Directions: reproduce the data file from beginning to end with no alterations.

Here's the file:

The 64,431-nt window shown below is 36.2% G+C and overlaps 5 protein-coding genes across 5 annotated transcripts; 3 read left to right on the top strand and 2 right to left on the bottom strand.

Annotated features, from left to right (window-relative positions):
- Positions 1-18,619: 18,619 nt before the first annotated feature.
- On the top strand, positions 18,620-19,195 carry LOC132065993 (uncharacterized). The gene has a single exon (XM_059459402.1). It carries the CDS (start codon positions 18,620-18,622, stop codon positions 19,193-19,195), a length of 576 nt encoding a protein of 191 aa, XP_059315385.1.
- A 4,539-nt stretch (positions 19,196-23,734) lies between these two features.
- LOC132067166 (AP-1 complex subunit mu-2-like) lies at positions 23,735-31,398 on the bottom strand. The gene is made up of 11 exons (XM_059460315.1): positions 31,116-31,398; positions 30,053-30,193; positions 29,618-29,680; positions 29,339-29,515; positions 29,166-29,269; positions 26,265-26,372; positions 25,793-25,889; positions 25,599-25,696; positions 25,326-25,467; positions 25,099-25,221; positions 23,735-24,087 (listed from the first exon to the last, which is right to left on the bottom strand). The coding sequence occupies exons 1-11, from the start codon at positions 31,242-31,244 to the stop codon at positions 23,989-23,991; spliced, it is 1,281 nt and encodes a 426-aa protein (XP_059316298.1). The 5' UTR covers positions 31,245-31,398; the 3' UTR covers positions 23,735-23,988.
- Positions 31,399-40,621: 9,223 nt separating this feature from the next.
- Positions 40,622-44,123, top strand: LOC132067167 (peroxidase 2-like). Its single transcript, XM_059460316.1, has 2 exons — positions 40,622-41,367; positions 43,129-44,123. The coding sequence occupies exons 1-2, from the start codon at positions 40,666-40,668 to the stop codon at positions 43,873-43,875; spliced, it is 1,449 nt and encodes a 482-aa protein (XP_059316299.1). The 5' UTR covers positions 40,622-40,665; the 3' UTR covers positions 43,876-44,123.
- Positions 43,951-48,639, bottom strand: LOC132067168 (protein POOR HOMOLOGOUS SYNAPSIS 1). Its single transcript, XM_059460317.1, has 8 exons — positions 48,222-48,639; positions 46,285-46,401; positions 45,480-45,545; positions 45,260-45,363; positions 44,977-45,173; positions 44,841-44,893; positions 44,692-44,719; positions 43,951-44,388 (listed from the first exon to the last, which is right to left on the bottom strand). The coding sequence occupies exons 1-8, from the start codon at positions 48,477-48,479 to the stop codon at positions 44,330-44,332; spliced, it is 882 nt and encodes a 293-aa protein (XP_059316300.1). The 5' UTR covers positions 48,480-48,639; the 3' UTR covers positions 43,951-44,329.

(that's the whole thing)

The 64,431-nt window shown below is 36.2% G+C and overlaps 5 protein-coding genes across 5 annotated transcripts; 3 read left to right on the top strand and 2 right to left on the bottom strand.

Annotated features, from left to right (window-relative positions):
- Positions 1-18,619: 18,619 nt before the first annotated feature.
- On the top strand, positions 18,620-19,195 carry LOC132065993 (uncharacterized). The gene has a single exon (XM_059459402.1). It carries the CDS (start codon positions 18,620-18,622, stop codon positions 19,193-19,195), a length of 576 nt encoding a protein of 191 aa, XP_059315385.1.
- A 4,539-nt stretch (positions 19,196-23,734) lies between these two features.
- LOC132067166 (AP-1 complex subunit mu-2-like) lies at positions 23,735-31,398 on the bottom strand. The gene is made up of 11 exons (XM_059460315.1): positions 31,116-31,398; positions 30,053-30,193; positions 29,618-29,680; positions 29,339-29,515; positions 29,166-29,269; positions 26,265-26,372; positions 25,793-25,889; positions 25,599-25,696; positions 25,326-25,467; positions 25,099-25,221; positions 23,735-24,087 (listed from the first exon to the last, which is right to left on the bottom strand). The coding sequence occupies exons 1-11, from the start codon at positions 31,242-31,244 to the stop codon at positions 23,989-23,991; spliced, it is 1,281 nt and encodes a 426-aa protein (XP_059316298.1). The 5' UTR covers positions 31,245-31,398; the 3' UTR covers positions 23,735-23,988.
- Positions 31,399-40,621: 9,223 nt separating this feature from the next.
- Positions 40,622-44,123, top strand: LOC132067167 (peroxidase 2-like). Its single transcript, XM_059460316.1, has 2 exons — positions 40,622-41,367; positions 43,129-44,123. The coding sequence occupies exons 1-2, from the start codon at positions 40,666-40,668 to the stop codon at positions 43,873-43,875; spliced, it is 1,449 nt and encodes a 482-aa protein (XP_059316299.1). The 5' UTR covers positions 40,622-40,665; the 3' UTR covers positions 43,876-44,123.
- Positions 43,951-48,639, bottom strand: LOC132067168 (protein POOR HOMOLOGOUS SYNAPSIS 1). Its single transcript, XM_059460317.1, has 8 exons — positions 48,222-48,639; positions 46,285-46,401; positions 45,480-45,545; positions 45,260-45,363; positions 44,977-45,173; positions 44,841-44,893; positions 44,692-44,719; positions 43,951-44,388 (listed from the first exon to the last, which is right to left on the bottom strand). The coding sequence occupies exons 1-8, from the start codon at positions 48,477-48,479 to the stop codon at positions 44,330-44,332; spliced, it is 882 nt and encodes a 293-aa protein (XP_059316300.1). The 5' UTR covers positions 48,480-48,639; the 3' UTR covers positions 43,951-44,329.